The dispute dates to 2011, when the teacher, Frederic Durand, ran foul of Facebook's censorship of nude images after posting a link that include a thumbnail image of L'Origine du Monde (The Origin of the World), an 1866 painting by the
realist painter Gustave Courbet.
Durand argued that Facebook was infringing on his freedom of expression. He sought 20,000 euro in damages and initially won his case in a Paris court but a higher court overturned the ruling in March 2018.
Durand had been preparing an appeal, but in a statement to AFP, his lawyer Stephane Cottineau said a deal had been reached for Facebook to make an unspecified donation to a French street art association called Le MUR (The WALL).
YouTube has a long censorship list, including the politically right, the politically incorrect, and anyone who may offend touchy corporate advertisers. So more or less anybody could fall foul at any time
You'd think YouTube would be keen on supporting creators who generate content and income for the company. But Google is obviously a bit too rich to care much, and so content creators have to live with the knowledge that their livelihoods could
easily be wiped out by even the most trivial of political or PC transgressions.
YouTube arbitrarily bans and demonitises those from a long list of no-noes, including being on the political right, offending the easily offended, being politically incorrect, or of course saying something corporate advertisers don't like.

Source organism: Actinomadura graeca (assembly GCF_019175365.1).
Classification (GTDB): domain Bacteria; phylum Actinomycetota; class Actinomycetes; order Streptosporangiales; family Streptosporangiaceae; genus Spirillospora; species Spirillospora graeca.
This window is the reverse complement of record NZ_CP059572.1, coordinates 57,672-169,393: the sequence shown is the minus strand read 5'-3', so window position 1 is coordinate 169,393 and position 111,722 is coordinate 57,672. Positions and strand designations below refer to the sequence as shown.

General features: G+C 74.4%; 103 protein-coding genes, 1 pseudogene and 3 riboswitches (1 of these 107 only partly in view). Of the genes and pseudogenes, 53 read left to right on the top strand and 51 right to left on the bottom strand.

Needless to say there is a long list of aggrieved creators that have an axe to grind with YouTube, and plenty more who are walking on eggshells trying to make sure that they are not the next victims.
And now they're fighting back. An obscure 'YouTubers union' has joined forces with IG Metall -- Germany an Europe's largest industrial union, to form the campaigning group FairTube.
FairTube has called for the following from YouTube and given it until 23 August to engage with it, or else.
Publish all categories and decision criteria that affect monetization and views of videos
Give clear explanations for individual decisions -- for example, if a video is demonetized, which parts of the video violated which criteria in the Advertiser-Friendly Content Guidelines?
Give YouTubers a human contact person who is qualified and authorized to explain decisions that have negative consequences for YouTubers (and fix them if they are mistaken)
Let YouTubers contest decisions that have negative consequences
Create an independent mediation board for resolving disputes (here the Ombuds Office of the Crowdsourcing Code of Conduct can offer relevant lessons)
Formal participation of YouTubers in important decisions, for example through a YouTuber Advisory Board
At first glance one may wonder if the union has any way to generate a little leverage over YouTube but they have been thinking up a few ideas:
Contesting the status of YouTube creators as self-employed, thus creating a greater duty of care on YouTube towards its creators.
Claiming GDPR violations due to YouTube's refusal to give creators the data it stores about them and which it does share with advertisers.
Old fashioned collective action -- not so much striking as spreading the word and joining the union to put collective pressure on YouTube and its own Google.